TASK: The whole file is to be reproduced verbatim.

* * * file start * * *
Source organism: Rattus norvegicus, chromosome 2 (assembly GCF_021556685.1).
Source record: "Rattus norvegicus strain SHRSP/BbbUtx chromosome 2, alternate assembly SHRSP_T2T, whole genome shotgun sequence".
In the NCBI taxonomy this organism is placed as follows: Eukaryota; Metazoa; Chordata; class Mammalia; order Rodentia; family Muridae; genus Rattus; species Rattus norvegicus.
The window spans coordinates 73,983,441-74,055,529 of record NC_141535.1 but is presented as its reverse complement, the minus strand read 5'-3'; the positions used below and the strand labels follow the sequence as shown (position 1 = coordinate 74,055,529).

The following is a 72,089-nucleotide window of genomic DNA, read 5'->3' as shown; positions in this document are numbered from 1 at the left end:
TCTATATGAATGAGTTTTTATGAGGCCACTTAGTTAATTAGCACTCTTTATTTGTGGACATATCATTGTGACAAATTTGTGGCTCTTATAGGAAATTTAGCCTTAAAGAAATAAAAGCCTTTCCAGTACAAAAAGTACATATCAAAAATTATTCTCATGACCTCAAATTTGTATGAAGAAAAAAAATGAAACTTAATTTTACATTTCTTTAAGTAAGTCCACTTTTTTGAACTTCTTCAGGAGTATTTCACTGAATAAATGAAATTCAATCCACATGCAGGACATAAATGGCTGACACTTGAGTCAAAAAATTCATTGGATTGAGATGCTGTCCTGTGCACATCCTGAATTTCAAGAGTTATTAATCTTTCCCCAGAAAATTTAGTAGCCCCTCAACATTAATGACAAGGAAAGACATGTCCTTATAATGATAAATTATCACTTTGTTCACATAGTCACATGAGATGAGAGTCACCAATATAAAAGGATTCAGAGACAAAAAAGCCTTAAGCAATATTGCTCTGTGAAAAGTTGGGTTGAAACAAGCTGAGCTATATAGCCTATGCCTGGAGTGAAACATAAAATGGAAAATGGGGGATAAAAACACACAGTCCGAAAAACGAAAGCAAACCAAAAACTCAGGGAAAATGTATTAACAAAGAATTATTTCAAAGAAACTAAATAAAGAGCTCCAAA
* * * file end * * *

Source organism: Rattus norvegicus, chromosome 2 (assembly GCF_021556685.1).
Source record: "Rattus norvegicus strain SHRSP/BbbUtx chromosome 2, alternate assembly SHRSP_T2T, whole genome shotgun sequence".
In the NCBI taxonomy this organism is placed as follows: Eukaryota; Metazoa; Chordata; class Mammalia; order Rodentia; family Muridae; genus Rattus; species Rattus norvegicus.
The window spans coordinates 73,983,441-74,055,529 of record NC_141535.1 but is presented as its reverse complement, the minus strand read 5'-3'; the positions used below and the strand labels follow the sequence as shown (position 1 = coordinate 74,055,529).

The following is a 72,089-nucleotide window of genomic DNA, read 5'->3' as shown; positions in this document are numbered from 1 at the left end:
TCTATATGAATGAGTTTTTATGAGGCCACTTAGTTAATTAGCACTCTTTATTTGTGGACATATCATTGTGACAAATTTGTGGCTCTTATAGGAAATTTAGCCTTAAAGAAATAAAAGCCTTTCCAGTACAAAAAGTACATATCAAAAATTATTCTCATGACCTCAAATTTGTATGAAGAAAAAAAATGAAACTTAATTTTACATTTCTTTAAGTAAGTCCACTTTTTTGAACTTCTTCAGGAGTATTTCACTGAATAAATGAAATTCAATCCACATGCAGGACATAAATGGCTGACACTTGAGTCAAAAAATTCATTGGATTGAGATGCTGTCCTGTGCACATCCTGAATTTCAAGAGTTATTAATCTTTCCCCAGAAAATTTAGTAGCCCCTCAACATTAATGACAAGGAAAGACATGTCCTTATAATGATAAATTATCACTTTGTTCACATAGTCACATGAGATGAGAGTCACCAATATAAAAGGATTCAGAGACAAAAAAGCCTTAAGCAATATTGCTCTGTGAAAAGTTGGGTTGAAACAAGCTGAGCTATATAGCCTATGCCTGGAGTGAAACATAAAATGGAAAATGGGGGATAAAAACACACAGTCCGAAAAACGAAAGCAAACCAAAAACTCAGGGAAAATGTATTAACAAAGAATTATTTCAAAGAAACTAAATAAAGAGCTCCAAA